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Publication numberUS7714145 B2
Publication typeGrant
Application numberUS 11/749,131
Publication dateMay 11, 2010
Filing dateMay 15, 2007
Priority dateMay 15, 2006
Fee statusPaid
Also published asUS20070262703
Publication number11749131, 749131, US 7714145 B2, US 7714145B2, US-B2-7714145, US7714145 B2, US7714145B2
InventorsMing-Han Tsai, Hao-Wu Lin, Hai-Ching Su, Chung-Chih Wu, Fu-Chuan Fang, Yuan-Li Liao, Ken-Tsung Wong, Chih-I Wu, Chi-Yen Lin, Wen-Yi Hung, Tei-Hung Hou, Wei-Jiun Chen
Original AssigneeKen-Tsung Wong
Export CitationBiBTeX, EndNote, RefMan
External Links: USPTO, USPTO Assignment, Espacenet
2-2′-disubstituted 9,9′-spirobifluorene-base triaryldiamines and their application
US 7714145 B2
Abstract
The present invention discloses synthesis of 2,2′-disubstituted 9,9′-spirobifluorene-based triaryldiamine. First, 2,2′-diamino-9,9′-spirobifluorene, a Pd-catalyst as auxiliary and aryl halide BX are provided, wherein X is selected from the group consisting of: Cl, Br and I, B comprises one of the following group: aryl moiety, hetero cycle, multiple fused ring, multiple fused ring with hetero atom(s). Next, a substitution reaction is performed to react the 2,2′-diamino-9,9′-spirobifluorene with the aryl halide BX to produce the 2,2′-disubstituted 9,9′-spirobifluorene-based triaryldiamines. In addition, the present invention discloses organic light emitting devices comprising hole transporting material comprising 2,2′-bis(N,N-disubstituted amino)-9,9′-spirobifluorenes.
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Claims(8)
1. A light-emitting device comprising a pair of electrodes and one or more organic layers disposed between said electrodes, said one or more organic layers comprising a light-emitting layer, wherein at least one of said one or more organic layer comprises a hole transporting layer with a 2,2′-disubstituted 9,9′-spirobifluorene-based triaryldiamine with a moiety represented by the following formula:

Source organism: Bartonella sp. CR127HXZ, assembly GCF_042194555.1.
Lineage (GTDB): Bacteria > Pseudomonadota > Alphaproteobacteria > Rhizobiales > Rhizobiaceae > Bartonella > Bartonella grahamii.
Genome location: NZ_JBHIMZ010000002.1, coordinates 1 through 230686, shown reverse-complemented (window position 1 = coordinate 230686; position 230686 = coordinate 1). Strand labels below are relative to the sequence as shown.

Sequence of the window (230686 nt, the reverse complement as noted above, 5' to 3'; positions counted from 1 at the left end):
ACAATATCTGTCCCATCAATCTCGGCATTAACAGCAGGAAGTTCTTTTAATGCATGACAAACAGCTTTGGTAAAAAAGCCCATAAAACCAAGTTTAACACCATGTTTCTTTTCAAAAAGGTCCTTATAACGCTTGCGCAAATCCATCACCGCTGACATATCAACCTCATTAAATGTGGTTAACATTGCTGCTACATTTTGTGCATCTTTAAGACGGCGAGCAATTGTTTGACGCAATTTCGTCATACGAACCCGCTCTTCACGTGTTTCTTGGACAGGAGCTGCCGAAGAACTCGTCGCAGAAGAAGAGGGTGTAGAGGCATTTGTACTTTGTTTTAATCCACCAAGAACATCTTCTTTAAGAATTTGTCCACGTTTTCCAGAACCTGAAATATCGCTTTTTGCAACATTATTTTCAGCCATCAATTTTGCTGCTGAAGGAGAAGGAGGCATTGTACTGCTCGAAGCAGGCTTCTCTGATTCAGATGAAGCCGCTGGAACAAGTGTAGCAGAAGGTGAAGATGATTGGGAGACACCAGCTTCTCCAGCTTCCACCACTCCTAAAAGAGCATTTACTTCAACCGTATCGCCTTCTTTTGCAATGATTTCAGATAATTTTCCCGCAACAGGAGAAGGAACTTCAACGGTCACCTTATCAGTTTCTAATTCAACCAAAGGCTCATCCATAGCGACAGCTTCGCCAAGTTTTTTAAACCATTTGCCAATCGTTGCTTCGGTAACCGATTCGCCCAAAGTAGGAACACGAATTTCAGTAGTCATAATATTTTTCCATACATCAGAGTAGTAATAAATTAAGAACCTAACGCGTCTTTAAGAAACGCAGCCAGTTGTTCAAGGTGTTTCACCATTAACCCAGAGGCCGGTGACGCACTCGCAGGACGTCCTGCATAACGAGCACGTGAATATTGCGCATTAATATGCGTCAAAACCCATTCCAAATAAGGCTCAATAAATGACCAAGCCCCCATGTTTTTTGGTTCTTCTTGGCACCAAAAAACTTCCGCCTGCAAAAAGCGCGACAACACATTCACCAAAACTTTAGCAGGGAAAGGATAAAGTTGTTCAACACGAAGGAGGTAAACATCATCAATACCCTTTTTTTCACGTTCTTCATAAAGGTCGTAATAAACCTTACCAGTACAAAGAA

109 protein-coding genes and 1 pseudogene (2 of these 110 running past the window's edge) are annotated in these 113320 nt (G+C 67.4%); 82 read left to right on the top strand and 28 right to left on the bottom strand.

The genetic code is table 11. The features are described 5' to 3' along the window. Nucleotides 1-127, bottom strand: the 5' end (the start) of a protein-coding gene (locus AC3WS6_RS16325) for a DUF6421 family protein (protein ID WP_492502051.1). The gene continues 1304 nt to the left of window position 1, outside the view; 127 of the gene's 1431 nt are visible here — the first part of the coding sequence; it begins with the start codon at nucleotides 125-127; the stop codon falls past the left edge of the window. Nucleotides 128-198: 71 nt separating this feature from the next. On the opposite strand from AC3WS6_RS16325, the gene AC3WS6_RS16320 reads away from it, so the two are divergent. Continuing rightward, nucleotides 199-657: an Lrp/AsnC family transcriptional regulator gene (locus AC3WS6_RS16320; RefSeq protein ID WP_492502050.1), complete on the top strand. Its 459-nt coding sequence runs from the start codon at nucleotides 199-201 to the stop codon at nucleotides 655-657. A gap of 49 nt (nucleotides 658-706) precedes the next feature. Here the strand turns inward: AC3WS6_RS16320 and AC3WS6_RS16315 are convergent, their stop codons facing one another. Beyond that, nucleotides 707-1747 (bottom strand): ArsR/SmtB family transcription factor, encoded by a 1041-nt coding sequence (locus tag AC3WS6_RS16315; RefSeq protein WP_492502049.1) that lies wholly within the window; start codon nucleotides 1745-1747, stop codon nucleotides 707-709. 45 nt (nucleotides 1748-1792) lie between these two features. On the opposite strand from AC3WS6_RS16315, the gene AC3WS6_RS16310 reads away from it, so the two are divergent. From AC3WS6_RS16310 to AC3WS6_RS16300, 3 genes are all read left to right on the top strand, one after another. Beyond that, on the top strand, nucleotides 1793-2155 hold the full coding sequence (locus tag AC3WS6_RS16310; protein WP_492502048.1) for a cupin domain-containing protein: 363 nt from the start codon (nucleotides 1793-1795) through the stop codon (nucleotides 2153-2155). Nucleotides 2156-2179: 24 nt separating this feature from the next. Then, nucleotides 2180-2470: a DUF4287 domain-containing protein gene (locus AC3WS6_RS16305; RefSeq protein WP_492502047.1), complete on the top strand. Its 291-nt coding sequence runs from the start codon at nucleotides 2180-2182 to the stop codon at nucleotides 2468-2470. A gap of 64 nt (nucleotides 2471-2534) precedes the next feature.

wherein G is selected from
wherein B comprises one of the following group: aryl moiety, hetero cycle, multiple fused ring, multiple fused ring with hetero atom(s) and R comprises one of the following group: aryl moiety, hetero cycle, multiple fused ring, multiple fused ring with hetero atom(s).
2. The light-emitting device as claimed in claim 1, wherein B is
wherein R1 is selected from the group consisted of hydrogen atom, alkyl moiety and aryl moiety.
3. The light-emitting device as claimed in claim 1, wherein B is
wherein R1 is selected from the group consisted of hydrogen atom, methyl and tert-butyl moiety.
4. The light-emitting device as claimed in claim 1, wherein said hole transport layer further comprises 4,4′,4″-tri(N-carbazolyl)triphenylamine (TCTA).
5. The light-emitting device as claimed in claim 1, wherein said light-emitting layer comprises a host material with a carbazole-based compound with a moiety represented by the following formula:
wherein Q is a non-pi-conjugated moiety, A comprises one of the following groups: aryl moiety, hetero cycle, multiple fused ring, multiple fused ring with hetero atom(s).
6. The light-emitting device as claimed in claim 5, wherein said carbazole-based compound has a general formula as following:
wherein G1 and G2 are identical or different, G1 and G2 are independently selected from C, Si; and B1, B2 and B3 are either identical or different from one another, and B1, B2 and B3 are independently selected from the group consisting of: linear alkyl, branched alkyl, cyclic alkyl, aryl moiety, hetero cycle, multiple fused ring, multiple fused ring with hetero atom(s), and alkyl with at least one substituent of alkene or alkyne or carbamates.
7. The light-emitting device as claimed in claim 5, wherein the carbazole-based compound has a general formula as following:
wherein G1 and G2 are identical or different, G1 and G2 are independently selected from C, Si; and R1, R2 and R3 are either identical or different from one another, and R1, R2 and R3 are independently selected from the group consisting of: hydrogen atom, linear alkyl, branched alkyl, cyclic alkyl, aryl moiety, hetero cycle, multiple fused ring, multiple fused ring with hetero atom(s), and alkyl with at least one substituent of alkene or alkyne or carbamates.
8. The light-emitting device as claimed in claim 5, wherein said carbazole-based compound is as following:
Description
BACKGROUND OF THE INVENTION

1. Field of the Invention

The present invention is generally related to spirobifluorene derivatives, and more particularly to synthesis of 2,2′-disubstituted 9,9′-spirobifluorene-based triaryldiamine.

2. Description of the Prior Art